The decision came in the wake of objections from the Pennsylvania Attorney General's office and the Federal Trade Commission.
Pa. Attorney General Linda Kelly challenged the merger by saying that the sale of surgical institute to the health system would be bad for consumers because it would reduce competition.
Calling the surgical institute the hospital's "only major competition" in the region, Kelly said she felt that "the proposed acquisition would result in substantially higher prices for many kinds of medical procedures. …It would be bad not just for patients but also for employers in the Reading area," she said.
Clint Matthews, CEO of the health system, challenged that notion.
"...the complaint seemed to imply that because these two institutions are strong and healthy, their joining together would have resulted in 'substantially reduced competition in the area' – a conclusion with which we respectfully disagree in light of the many health care institution choices available in our region."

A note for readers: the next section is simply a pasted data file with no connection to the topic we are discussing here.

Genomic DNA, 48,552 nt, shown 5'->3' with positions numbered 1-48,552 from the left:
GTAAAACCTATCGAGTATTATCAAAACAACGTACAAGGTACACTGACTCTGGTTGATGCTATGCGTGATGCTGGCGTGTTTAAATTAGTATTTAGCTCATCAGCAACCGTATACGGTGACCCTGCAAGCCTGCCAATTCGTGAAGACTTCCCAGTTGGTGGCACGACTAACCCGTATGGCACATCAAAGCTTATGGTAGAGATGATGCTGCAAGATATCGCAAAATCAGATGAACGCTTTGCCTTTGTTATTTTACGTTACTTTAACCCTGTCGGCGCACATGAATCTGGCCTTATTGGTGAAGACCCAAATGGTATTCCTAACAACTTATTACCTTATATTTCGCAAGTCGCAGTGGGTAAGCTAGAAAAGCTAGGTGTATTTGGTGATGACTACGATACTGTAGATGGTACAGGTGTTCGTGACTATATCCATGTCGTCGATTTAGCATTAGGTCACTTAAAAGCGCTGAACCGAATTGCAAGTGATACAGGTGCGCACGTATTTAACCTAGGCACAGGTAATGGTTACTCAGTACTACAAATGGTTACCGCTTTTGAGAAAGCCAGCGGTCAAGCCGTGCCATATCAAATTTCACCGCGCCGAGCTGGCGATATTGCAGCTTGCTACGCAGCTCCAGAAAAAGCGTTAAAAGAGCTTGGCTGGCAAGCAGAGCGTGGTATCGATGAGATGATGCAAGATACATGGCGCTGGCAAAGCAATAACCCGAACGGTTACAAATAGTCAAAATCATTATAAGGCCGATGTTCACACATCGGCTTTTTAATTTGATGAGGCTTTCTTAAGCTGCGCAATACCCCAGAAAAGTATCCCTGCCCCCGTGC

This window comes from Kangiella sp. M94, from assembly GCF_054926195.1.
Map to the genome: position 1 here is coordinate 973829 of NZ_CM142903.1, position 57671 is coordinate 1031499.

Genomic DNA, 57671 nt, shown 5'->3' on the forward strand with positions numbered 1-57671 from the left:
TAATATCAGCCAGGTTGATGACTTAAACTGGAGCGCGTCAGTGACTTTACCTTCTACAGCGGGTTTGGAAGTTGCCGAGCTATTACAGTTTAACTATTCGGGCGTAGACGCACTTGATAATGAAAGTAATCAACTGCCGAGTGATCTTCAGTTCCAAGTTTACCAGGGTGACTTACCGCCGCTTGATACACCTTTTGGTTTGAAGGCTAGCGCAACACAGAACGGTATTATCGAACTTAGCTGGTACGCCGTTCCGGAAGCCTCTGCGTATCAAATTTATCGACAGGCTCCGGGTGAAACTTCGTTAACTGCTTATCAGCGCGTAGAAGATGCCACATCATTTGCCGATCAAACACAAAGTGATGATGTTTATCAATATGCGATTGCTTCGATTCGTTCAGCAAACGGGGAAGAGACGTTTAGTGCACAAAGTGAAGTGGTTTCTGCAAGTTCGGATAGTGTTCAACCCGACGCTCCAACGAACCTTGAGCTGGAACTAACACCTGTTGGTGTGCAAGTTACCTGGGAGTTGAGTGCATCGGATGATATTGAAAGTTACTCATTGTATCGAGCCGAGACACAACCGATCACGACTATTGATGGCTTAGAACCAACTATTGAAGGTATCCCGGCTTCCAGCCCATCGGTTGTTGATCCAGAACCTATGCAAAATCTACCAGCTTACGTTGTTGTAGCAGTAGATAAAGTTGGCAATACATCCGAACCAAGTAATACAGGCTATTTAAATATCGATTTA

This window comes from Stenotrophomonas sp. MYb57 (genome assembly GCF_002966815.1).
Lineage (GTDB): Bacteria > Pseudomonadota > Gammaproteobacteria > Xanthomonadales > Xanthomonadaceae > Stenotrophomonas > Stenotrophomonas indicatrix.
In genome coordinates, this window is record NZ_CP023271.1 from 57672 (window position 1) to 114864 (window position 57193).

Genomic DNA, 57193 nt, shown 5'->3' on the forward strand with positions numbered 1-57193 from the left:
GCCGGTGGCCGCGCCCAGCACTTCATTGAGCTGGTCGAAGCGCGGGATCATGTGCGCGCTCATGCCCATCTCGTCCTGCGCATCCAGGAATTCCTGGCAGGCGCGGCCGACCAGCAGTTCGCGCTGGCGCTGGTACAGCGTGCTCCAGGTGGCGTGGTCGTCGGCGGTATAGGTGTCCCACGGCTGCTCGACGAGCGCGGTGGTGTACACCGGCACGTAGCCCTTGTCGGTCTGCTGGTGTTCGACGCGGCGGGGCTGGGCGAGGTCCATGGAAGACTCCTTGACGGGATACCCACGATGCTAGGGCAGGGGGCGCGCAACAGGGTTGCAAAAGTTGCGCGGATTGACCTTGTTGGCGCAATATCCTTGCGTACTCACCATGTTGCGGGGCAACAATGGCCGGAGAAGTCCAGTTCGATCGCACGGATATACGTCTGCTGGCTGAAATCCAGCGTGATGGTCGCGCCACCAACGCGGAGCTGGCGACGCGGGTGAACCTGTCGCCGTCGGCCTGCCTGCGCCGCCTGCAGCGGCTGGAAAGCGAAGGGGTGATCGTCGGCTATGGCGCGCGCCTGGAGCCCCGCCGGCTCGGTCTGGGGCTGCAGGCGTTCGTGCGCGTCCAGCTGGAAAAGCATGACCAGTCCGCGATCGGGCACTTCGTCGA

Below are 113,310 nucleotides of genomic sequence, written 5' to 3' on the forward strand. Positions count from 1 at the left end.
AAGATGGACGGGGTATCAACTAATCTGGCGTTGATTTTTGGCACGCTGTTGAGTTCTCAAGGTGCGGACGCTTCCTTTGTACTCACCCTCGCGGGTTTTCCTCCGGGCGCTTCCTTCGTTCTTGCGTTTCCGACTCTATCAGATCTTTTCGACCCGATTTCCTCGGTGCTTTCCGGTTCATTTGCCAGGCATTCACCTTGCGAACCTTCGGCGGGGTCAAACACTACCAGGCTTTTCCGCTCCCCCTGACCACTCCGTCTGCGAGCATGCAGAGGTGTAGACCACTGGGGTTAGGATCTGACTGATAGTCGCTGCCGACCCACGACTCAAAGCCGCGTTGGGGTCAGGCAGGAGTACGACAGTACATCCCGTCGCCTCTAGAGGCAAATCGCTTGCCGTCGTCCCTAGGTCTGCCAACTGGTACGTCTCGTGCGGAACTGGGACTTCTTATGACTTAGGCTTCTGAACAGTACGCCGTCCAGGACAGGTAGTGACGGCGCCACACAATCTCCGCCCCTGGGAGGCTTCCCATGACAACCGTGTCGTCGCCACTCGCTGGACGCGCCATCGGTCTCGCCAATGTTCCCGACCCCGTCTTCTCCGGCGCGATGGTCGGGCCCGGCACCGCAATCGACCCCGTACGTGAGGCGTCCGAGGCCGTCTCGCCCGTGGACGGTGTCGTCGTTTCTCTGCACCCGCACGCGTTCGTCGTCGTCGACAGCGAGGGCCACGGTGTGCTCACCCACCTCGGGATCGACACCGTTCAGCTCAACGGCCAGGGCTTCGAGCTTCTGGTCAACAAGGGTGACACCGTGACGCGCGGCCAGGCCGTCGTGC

Matthews said despite their disagreement with the attorney general's findings, the health system and surgical center felt "the cost associated with engaging the government in a prolonged legal battle would not be justified."
The Reading Surgical Institute, a private physician-owned hospital, opened at its current Spring Township site in 2007.
If the merger had taken place the institute's 125 nursing and support staff would have become employees of the Reading Health System, while the institute's 27 physicians would have remained independent practitioners on the hospital's medical staff.
The Reading Health System has a staff of 970 doctors and more than $1 billion in cash and investments. It owns and operates the Reading Hospital and Medical Center, a 700-bed facility in West Reading.